Like the Germans in Europe, the Japanese made the defeat of western powers look ridiculously easy.  In Europe, Britain and France had been outmanoeuvred rather than out-gunned by the Germans.  In the Far East it was both.  Preoccupied with campaigns in the Middle East and Mediterranean, Britain simply did not have the resources needed to fight Japan on equal terms.  This was particularly true when it came to air defence and the Royal Navy.  Singapore was ‘protected’ by obsolete Brewster Buffalo air planes, and the naval Task Force, Force Z, arrived in theatre without carrier protection.  Force Z was sunk on 10 December 1941, soon after arrival in theatre, by Japanese torpedo bombers.


‘Force Z under heavy attack. The dire condition of the Prince of Wales is clearly evident, she can be seen steaming in circles. Repulse on the right of the picture is shown in a pall of smoke.’ http://www.forcez-survivors.org.uk/miscgallery.html

Singapore fell on 15 February 1942.  This loss was the greatest blow to British prestige as Fortress Singapore was the symbol of British power in the East.  The embarrassment did not end there.  By May, the Japanese had conquered all but the northernmost tip of Burma and seemed poised to advance into the Jewel in the Crown of Empire, India.  The colonial and military authorities had obstructed Killery from fulfilling his directives throughout most of the territories in the Far East in which he was supposed to have organised resistance.  A few left-behind parties, perhaps most famously in Malaya under under Freddie Spencer Chapman, had been hastily deployed.  In Burma, the ‘equivalent’ was Captain Hugh Paul Seagrim, who remained behind the lines until he gave himself up in February 1944.  Despite the efforts of these men, it was, overall, a case of too little, too late.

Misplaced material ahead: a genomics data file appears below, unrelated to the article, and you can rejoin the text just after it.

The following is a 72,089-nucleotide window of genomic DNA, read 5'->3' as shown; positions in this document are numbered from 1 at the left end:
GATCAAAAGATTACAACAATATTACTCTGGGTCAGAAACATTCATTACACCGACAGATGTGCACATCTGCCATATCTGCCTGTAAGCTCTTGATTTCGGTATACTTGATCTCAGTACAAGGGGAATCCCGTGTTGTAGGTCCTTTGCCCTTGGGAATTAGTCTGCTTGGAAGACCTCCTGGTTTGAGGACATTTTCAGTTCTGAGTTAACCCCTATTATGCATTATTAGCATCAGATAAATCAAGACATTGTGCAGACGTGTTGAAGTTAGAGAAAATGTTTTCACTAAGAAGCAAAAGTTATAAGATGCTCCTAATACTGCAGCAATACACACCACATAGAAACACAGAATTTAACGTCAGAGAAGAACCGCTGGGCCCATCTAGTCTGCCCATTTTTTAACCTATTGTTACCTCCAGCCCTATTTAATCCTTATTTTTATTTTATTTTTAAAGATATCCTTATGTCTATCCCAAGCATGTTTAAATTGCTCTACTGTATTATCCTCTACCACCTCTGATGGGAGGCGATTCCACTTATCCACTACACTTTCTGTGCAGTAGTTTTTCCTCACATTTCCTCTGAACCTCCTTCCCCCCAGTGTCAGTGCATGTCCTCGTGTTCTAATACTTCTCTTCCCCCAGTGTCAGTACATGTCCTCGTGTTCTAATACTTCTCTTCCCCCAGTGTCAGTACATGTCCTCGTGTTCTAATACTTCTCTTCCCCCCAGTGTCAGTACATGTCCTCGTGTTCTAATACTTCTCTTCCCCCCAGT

At this point, it is worth briefly taking stock of the war situation by the end of May 1942.  In the North African desert, the pendulum of war had swung back the other way and Rommel was pushing Axis forces across Libya towards Egypt and the Suez Canal.  In the Soviet Union, the renewed Nazi offensive was pushing deeper into the Ukraine towards Stalingrad.  In the Atlantic, the U boats were enjoying the peak of their success.  In Europe, the US and Great Britain had limited means with which to strike back at Nazi occupied Europe.  These included the strategic bombing campaign, commando raids along the coast, and SOE missions.  

In the Far East, the Japanese had almost reached the fullest extent of their Greater Asian Co Prosperity Sphere.  The Dutch East Indies, New Guinea, Hong Kong, the Philippines, Malaya, FIC, Singapore and Burma had all fallen.  The Japanese navy was virtually unopposed in the Indian Ocean, and the carrier Battle of Midway was yet to determine the Pacific.  The Axis, it seemed, ruled supreme in all theatres of war, at land, sea and in the air.  The first half of 1942 was thus bleakest point in the war for the Allies.  The major concentration of resources was put into the European and Mediterranean theatres, with the Far East at the ‘bottom of the pile’. This applied as much to all the British armed services as it did to the provision of SOE’s secret armies, but this did not mean that SOE sat on its thumb and did nothing.